You’re petting your dog when out of nowhere…you feel a lump.
Your heart rate spikes, your eyes get wide, and your brain immediately runs to the c-word. Finding a lump on your dog is always an unsettling experience. Here’s what vets want you to know.
First, Don’t Panic
No, seriously, there’s no reason to panic! Statistically, your dog’s lump is many times more likely to be something totally innocuous than it is to be something serious. There are a lot of things a lump could be:
- Sebaceous Cyst: Basically a big, fat pimple
- Abscess: Pus build-up under the skin, usually caused by infection
- Fatty Tumor: A generally harmless build-up of fat
- Cancerous Tumor: Cancer that may or may not spread throughout the body
What to Look For in a Lump
So, how do you tell what kinds of lumps are worth worrying about? All vets recommend that you make an appointment to have your dog seen if an unidentified lump appears, no matter the size. While you’re waiting on your appointment, note whether the lump appeared rapidly or whether it may have been hiding under fur for months. Also note for the vet whether it’s bleeding, seems to be pus-filled, or if it seems to be painful to the touch.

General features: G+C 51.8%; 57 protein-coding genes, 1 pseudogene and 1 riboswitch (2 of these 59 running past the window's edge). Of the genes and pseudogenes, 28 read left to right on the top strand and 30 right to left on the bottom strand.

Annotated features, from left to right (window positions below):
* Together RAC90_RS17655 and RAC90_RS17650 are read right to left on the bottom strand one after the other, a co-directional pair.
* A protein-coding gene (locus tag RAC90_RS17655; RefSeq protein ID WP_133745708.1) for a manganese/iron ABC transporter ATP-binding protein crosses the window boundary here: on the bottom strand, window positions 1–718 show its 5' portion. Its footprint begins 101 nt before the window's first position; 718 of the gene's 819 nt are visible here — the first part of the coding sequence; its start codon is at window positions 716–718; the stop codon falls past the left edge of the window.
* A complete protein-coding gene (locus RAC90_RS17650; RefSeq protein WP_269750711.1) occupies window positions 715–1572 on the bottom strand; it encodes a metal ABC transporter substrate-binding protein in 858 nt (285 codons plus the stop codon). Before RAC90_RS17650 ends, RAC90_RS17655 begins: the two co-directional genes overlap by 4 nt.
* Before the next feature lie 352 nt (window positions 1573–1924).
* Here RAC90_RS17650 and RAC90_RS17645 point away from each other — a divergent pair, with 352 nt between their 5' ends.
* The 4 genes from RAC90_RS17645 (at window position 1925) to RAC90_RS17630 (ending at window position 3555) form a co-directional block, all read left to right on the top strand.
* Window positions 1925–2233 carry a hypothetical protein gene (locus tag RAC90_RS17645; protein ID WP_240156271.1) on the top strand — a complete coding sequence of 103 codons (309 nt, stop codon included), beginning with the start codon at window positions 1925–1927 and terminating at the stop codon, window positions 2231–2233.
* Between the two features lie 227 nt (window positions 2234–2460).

How Vets Assess a Lump
Your vet will look for several things when assessing your dog’s lump. First, she’ll ask you several questions about the lump itself: When did you notice it? Has it moved or changed colors? Then she’ll ask you general questions about your dog’s behavior: Is he still eating well? Has he become more lethargic or apathetic?
When performing a physical exam of the lump, your vet will inspect it to determine its exact size, density, and shape. She’ll also determine how much, if any, pain it seems to be causing to your dog. From there, she might extract a few cells from the lump using a needle to have them analyzed at a lab. Full biopsies aren’t always necessary, but they can be if the lab analysis is inconclusive. Once your vet has more information on exactly what a lump is made of, the two of you can come up with a treatment plan that involves anything from “doing nothing” to “removing the lump with surgery.”
Don’t Worry – Call the Vet!
Remember, there are lots and lots of reasons a dog could have a lump that aren’t cancer. Cysts, warts, infected hair follicles…dogs’ skin is just like humans, and it has its issues, too. Having your dog seen by an experienced veterinarian at least once a year for a wellness check will give you some peace of mind that he’s continuously healthy.